New Orleans Floods As Hurricane Looms in Weekend Forecast

Despite possible tropical system in Gulf hurricane season seems to be starting a little late this year. Here’s one reason why

New Orleans Floods As Hurricane Looms in Weekend Forecast

The flooding in New Orleans Wednesday morning was so bad that people were using kayaks to navigate city streets.

The National Hurricane Center began issuing advisories Wednesday morning for a tropical system that has the potential to become a tropical storm or hurricane as early as Thursday evening. Tropical Storm Barry has a near 100 percent chance of forming, AccuWeather forecasters say, and, depending on the track it takes, the storm could flirt with becoming a hurricane before making landfall. The storm will likely change to Tropical Storm Barry by tomorrow and continue to strengthen.

Lines of thunderstorms associated with the system on Wednesday extended far out in into the Gulf and battered New Orleans, were as much as 7 inches (18 centimeters) of rain hit the New Orleans metropolitan area over a three-hour period Wednesday morning, forecasters said.

"Right now, our greatest concern is for torrential rain that would result in life-threatening flooding", Kottlowski said.

He said in a press conference: "We're not sure yet of the exact track of the storm, or the strength of the potential tropical system once it makes landfall".

The Mississippi River is predicted to crest at 20 feet on Saturday, which, as meteorologist Eric Holthaus pointed out, is the height of New Orleans' levees. Those from MS to Southeastern Texas should still monitor this and prepare for the potential of flooding rains and high winds. Right along the coast south of Louisiana, water temperatures are now approaching 32ºC - more than ample fuel for a healthy storm.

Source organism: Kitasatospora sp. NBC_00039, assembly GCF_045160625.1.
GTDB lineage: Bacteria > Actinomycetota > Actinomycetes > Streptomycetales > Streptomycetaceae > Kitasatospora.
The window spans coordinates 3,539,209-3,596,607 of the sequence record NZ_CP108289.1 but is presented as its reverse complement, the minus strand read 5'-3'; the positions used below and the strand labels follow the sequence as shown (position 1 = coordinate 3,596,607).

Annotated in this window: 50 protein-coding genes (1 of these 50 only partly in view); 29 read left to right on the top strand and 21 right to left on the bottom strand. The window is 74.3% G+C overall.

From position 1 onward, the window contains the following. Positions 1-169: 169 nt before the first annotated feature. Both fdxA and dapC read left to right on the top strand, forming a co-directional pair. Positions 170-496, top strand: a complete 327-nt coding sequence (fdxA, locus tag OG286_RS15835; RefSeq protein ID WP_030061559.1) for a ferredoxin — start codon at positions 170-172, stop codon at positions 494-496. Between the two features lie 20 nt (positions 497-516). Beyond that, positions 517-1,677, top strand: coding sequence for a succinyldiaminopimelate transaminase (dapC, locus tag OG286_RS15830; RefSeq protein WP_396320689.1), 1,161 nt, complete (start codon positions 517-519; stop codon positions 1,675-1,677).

A forecast of landfall anywhere from Lake Charles to New Orleans has equal weight roughly 72 hours out this point.and even the Upper Texas Coast remains in play.

Hurricane Hunters are scheduled to investigate the storm Thursday afternoon. The U.S. Gulf of Mexico produces 17% of U.S. crude oil and 5% of natural gas.

The NOAA now believes the storm could intensify to hurricane strength later this week.

The 2019 Atlantic hurricane season could end up with its second named storm of the year, thanks to a pesky low pressure system that has been hovering over the Florida Panhandle during the past few days.

Tropical storms can form from old cool fronts that stall over the Deep South or along the Atlantic coast.

Storm surge: the combination of a risky storm surge and the tide will cause normally dry areas near the coast to be flooded by rising waters moving inland from the shoreline.

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